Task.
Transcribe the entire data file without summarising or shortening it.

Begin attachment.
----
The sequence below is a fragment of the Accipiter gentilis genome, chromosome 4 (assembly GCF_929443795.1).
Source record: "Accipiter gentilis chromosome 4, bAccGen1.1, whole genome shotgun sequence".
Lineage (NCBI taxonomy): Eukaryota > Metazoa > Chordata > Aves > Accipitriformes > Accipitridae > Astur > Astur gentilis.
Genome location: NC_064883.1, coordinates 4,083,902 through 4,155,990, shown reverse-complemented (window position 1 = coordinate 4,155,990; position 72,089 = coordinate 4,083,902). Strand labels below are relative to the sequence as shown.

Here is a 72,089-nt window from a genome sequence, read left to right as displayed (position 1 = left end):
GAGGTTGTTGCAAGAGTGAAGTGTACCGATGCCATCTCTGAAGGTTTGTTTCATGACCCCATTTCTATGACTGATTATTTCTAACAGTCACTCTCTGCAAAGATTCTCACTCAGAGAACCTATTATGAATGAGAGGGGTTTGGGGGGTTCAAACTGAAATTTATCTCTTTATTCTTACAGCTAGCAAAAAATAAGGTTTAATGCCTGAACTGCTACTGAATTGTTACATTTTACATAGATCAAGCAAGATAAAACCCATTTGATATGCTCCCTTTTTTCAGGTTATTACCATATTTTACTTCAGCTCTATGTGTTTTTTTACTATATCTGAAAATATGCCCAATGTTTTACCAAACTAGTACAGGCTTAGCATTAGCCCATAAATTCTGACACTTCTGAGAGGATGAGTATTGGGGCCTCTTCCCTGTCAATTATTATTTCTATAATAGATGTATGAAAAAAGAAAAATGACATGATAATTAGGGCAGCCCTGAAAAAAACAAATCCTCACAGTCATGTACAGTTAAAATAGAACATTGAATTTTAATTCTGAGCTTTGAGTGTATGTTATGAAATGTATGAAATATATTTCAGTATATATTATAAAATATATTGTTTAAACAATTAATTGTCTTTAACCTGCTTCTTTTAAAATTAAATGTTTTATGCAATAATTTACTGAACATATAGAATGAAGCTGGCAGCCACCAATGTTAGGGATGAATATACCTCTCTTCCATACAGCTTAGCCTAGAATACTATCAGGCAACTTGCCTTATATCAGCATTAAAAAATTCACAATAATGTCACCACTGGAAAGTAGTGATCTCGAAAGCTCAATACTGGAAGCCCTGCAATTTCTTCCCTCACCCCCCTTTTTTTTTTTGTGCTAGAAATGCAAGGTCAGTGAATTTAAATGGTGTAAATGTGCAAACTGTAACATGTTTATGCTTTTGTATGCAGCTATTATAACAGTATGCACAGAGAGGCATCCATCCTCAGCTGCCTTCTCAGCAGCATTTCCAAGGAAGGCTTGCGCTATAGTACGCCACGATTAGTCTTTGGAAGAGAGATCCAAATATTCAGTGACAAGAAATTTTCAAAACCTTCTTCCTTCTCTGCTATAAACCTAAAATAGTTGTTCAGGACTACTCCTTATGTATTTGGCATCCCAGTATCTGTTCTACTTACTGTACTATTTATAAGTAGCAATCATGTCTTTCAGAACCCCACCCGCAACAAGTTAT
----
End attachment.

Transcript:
The sequence below is a fragment of the Accipiter gentilis genome, chromosome 4 (assembly GCF_929443795.1).
Source record: "Accipiter gentilis chromosome 4, bAccGen1.1, whole genome shotgun sequence".
Lineage (NCBI taxonomy): Eukaryota > Metazoa > Chordata > Aves > Accipitriformes > Accipitridae > Astur > Astur gentilis.
Genome location: NC_064883.1, coordinates 4,083,902 through 4,155,990, shown reverse-complemented (window position 1 = coordinate 4,155,990; position 72,089 = coordinate 4,083,902). Strand labels below are relative to the sequence as shown.

Here is a 72,089-nt window from a genome sequence, read left to right as displayed (position 1 = left end):
GAGGTTGTTGCAAGAGTGAAGTGTACCGATGCCATCTCTGAAGGTTTGTTTCATGACCCCATTTCTATGACTGATTATTTCTAACAGTCACTCTCTGCAAAGATTCTCACTCAGAGAACCTATTATGAATGAGAGGGGTTTGGGGGGTTCAAACTGAAATTTATCTCTTTATTCTTACAGCTAGCAAAAAATAAGGTTTAATGCCTGAACTGCTACTGAATTGTTACATTTTACATAGATCAAGCAAGATAAAACCCATTTGATATGCTCCCTTTTTTCAGGTTATTACCATATTTTACTTCAGCTCTATGTGTTTTTTTACTATATCTGAAAATATGCCCAATGTTTTACCAAACTAGTACAGGCTTAGCATTAGCCCATAAATTCTGACACTTCTGAGAGGATGAGTATTGGGGCCTCTTCCCTGTCAATTATTATTTCTATAATAGATGTATGAAAAAAGAAAAATGACATGATAATTAGGGCAGCCCTGAAAAAAACAAATCCTCACAGTCATGTACAGTTAAAATAGAACATTGAATTTTAATTCTGAGCTTTGAGTGTATGTTATGAAATGTATGAAATATATTTCAGTATATATTATAAAATATATTGTTTAAACAATTAATTGTCTTTAACCTGCTTCTTTTAAAATTAAATGTTTTATGCAATAATTTACTGAACATATAGAATGAAGCTGGCAGCCACCAATGTTAGGGATGAATATACCTCTCTTCCATACAGCTTAGCCTAGAATACTATCAGGCAACTTGCCTTATATCAGCATTAAAAAATTCACAATAATGTCACCACTGGAAAGTAGTGATCTCGAAAGCTCAATACTGGAAGCCCTGCAATTTCTTCCCTCACCCCCCTTTTTTTTTTTGTGCTAGAAATGCAAGGTCAGTGAATTTAAATGGTGTAAATGTGCAAACTGTAACATGTTTATGCTTTTGTATGCAGCTATTATAACAGTATGCACAGAGAGGCATCCATCCTCAGCTGCCTTCTCAGCAGCATTTCCAAGGAAGGCTTGCGCTATAGTACGCCACGATTAGTCTTTGGAAGAGAGATCCAAATATTCAGTGACAAGAAATTTTCAAAACCTTCTTCCTTCTCTGCTATAAACCTAAAATAGTTGTTCAGGACTACTCCTTATGTATTTGGCATCCCAGTATCTGTTCTACTTACTGTACTATTTATAAGTAGCAATCATGTCTTTCAGAACCCCACCCGCAACAAGTTAT